The second input to arithmetic and logic unit 110 is defined by the control circuitry within dotted lines 202. More specifically, NAND gates 228, 230 and AND gate 232 are utilized. AND gate 232 has three inputs, the first one SR1 being coupled to serial register [22 of FIG. 1. Normally, the value contained in this serial register is provided as the second input to the arithmetic unit. However, if either of two conditions prevail, this will not be the situation. These two conditions are detected by NAND control gates 228 and 230. NAND gate 228 is enabled when an AUF function 8 or 9 is provided. For this function, an increment operation is provided, and, as a result, the contents of the serial register 122 are not desired. When NAND gate 228 is enabled, it provides a low signal which forces AND gate 232 to provide a low signal. NAND gate 230 is enabled when an AUF function 14 or 15 is provided. For this function, either a transfer of peripheral data operation is desired or the control circuitry for the arithmetic unit is to be inhibited. As a result, the value contained in the SR register 122 is not needed. When NAND gate 230 is enabled, it provides a low signal which forces AND gate 232 to provide a low signal. If neither of these control gates are enabled, i.e., neither an AUF function of 8, 9, 14, or 15, then AND gate 232 has two high signals at its input. As a result, the information bits of the SR register 122 determine the output provided by AND gate 232.

The above description of control circuitry determines the source registers presented to the control circuitry 204. The logic within reference numeral 204 usually provides a half-add or exclusive OR operation on the source inputs. However, by means of overriding gates connected to the basic circuit, the arithmetic and other logical functions are provided. There are two control gates connected to the AUF functions as described in FIG. 3 which override the halfadd operation to provide the logical AND and the logical OR operation. A third control gate, when enabled, provides for the full arithmetic operation. This third gate is involved with the U10 bit position of the AUF function. This gate, when not enabled, inhibits the carry output from participating in the creation of the arithmetic and logic unit output thereby inhibiting the arithmetic operation. Hence, the configuration of the AUF function together with the control circuitry provides for the logical AND, exclusive OR, inclusive OR or arithmetic functions, inversion of the first input, or the forcing of either the first or second input to binary ZERO.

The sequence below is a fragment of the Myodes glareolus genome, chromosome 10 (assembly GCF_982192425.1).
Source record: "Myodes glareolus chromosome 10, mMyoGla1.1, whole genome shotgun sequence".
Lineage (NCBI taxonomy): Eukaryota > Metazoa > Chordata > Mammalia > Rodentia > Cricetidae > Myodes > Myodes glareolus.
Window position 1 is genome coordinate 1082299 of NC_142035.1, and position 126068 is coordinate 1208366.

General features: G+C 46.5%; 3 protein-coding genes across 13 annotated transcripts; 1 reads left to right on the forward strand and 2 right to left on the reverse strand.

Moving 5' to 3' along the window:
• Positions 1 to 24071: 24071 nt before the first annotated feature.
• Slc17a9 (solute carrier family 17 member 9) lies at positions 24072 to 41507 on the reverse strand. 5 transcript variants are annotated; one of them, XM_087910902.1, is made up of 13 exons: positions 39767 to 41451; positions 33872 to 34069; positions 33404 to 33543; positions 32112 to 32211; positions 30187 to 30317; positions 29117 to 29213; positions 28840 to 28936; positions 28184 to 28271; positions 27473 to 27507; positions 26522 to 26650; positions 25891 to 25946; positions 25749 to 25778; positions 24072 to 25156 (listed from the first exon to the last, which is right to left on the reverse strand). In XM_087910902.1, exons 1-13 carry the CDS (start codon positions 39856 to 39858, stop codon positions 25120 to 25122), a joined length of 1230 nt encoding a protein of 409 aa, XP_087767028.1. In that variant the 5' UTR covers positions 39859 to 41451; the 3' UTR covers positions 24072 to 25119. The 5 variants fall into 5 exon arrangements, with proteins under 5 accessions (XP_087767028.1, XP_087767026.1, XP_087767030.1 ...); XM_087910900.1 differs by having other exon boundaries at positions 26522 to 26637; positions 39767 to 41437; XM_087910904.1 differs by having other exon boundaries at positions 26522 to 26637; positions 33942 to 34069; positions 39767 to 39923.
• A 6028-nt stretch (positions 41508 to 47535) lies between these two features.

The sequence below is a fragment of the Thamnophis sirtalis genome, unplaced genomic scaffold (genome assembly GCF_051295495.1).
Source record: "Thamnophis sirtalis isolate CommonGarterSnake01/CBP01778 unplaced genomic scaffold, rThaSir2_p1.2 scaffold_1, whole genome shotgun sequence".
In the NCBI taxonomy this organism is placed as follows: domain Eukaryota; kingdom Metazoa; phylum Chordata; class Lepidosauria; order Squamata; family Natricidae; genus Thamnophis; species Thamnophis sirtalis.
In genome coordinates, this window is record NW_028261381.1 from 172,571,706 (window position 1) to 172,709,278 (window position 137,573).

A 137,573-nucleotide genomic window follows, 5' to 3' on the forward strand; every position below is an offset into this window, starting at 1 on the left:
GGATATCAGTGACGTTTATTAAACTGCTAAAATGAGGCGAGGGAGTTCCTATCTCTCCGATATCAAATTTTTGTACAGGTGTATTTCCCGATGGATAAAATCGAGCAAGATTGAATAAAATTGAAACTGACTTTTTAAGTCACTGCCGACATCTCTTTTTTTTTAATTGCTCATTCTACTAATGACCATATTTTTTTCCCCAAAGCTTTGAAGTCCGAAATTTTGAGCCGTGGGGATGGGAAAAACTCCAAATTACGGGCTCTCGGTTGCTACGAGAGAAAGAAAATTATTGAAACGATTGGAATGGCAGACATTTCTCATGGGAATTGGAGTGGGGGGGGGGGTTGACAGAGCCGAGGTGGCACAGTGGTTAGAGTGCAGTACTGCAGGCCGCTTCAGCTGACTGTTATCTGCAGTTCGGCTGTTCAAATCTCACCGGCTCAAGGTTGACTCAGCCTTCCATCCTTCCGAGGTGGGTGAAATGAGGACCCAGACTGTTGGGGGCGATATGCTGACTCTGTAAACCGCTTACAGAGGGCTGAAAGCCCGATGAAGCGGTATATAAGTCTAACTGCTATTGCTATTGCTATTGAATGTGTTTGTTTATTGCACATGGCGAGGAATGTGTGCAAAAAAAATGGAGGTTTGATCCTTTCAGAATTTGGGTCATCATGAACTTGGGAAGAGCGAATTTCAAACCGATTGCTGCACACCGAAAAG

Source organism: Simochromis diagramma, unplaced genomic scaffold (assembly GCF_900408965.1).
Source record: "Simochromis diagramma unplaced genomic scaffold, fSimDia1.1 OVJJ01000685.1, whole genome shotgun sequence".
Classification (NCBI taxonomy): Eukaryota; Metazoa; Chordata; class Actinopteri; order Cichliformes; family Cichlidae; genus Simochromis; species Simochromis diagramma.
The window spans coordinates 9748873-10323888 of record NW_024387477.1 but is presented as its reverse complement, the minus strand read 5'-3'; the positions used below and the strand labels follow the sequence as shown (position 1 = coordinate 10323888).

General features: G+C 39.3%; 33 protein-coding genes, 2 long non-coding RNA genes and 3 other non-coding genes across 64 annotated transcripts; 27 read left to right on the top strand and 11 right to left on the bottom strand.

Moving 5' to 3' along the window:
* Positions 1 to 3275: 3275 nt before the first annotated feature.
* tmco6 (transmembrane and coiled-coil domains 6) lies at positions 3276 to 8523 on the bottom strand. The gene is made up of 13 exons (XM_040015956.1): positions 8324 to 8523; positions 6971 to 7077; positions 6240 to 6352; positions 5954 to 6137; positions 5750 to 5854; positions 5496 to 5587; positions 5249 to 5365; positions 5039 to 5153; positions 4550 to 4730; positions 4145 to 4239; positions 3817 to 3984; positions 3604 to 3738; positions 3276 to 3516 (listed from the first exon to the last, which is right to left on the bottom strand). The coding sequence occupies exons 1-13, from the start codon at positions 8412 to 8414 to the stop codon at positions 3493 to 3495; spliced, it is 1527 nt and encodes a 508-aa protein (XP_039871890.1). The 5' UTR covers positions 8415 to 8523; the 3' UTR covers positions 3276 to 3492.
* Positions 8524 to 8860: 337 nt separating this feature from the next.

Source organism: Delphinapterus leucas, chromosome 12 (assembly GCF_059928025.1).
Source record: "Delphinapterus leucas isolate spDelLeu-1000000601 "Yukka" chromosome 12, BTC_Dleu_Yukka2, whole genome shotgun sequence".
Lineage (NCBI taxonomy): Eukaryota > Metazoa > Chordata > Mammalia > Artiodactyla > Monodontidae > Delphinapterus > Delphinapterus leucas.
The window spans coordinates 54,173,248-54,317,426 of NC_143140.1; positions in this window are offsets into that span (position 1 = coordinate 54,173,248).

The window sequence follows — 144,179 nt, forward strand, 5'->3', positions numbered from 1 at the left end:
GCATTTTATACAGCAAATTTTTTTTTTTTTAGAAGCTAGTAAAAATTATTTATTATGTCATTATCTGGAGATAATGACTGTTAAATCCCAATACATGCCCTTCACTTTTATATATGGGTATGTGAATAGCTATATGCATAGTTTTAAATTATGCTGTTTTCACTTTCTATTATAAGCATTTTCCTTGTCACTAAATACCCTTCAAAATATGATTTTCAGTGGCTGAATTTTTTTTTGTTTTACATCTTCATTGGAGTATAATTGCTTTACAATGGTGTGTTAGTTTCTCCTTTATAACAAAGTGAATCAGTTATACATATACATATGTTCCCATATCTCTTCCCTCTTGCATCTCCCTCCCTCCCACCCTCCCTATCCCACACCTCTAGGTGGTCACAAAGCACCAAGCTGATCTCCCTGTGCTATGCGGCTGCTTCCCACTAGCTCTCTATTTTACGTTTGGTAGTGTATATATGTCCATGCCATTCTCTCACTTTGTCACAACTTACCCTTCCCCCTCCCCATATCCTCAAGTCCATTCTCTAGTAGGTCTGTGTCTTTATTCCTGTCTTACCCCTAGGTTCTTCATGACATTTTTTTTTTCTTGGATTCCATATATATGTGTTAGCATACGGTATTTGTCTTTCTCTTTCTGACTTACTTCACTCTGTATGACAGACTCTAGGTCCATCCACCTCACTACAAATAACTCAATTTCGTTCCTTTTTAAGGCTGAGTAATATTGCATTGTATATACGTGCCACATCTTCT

More specifically, the output of AND gate 232 and exclusive OR gate 226 are provided to both OR gate 234 and also to NAND gate 236. OR gate 234 provides one input to NAND gate 238 which has its other input connected to NAND gate 240. NAND gate 240 is connected to the AUF functions 2 or 6 and detects the logical AND condition. NAND gate 236 has its third input connected to NAND gate 242 which detects the AUF functions 10 or 14 which is the logical OR function. The outputs of NAND gates 236 and 238 are provided to exclusive OR gate 244 which, in turn, is coupled to another exclusive OR gate 246. Exclusive OR gate 246 has a second input from AND control gate 248 which has its inputs coupled to the m bit position of the AUF function and also to the carry logic (AUC). The output of exclusive OR gate 246 is coupled to the serial of register 122 of FIG. 1. As will be seen from an examination of the truth table in FIG. 5, this output provides for any of the logical or arithmetic combinations required.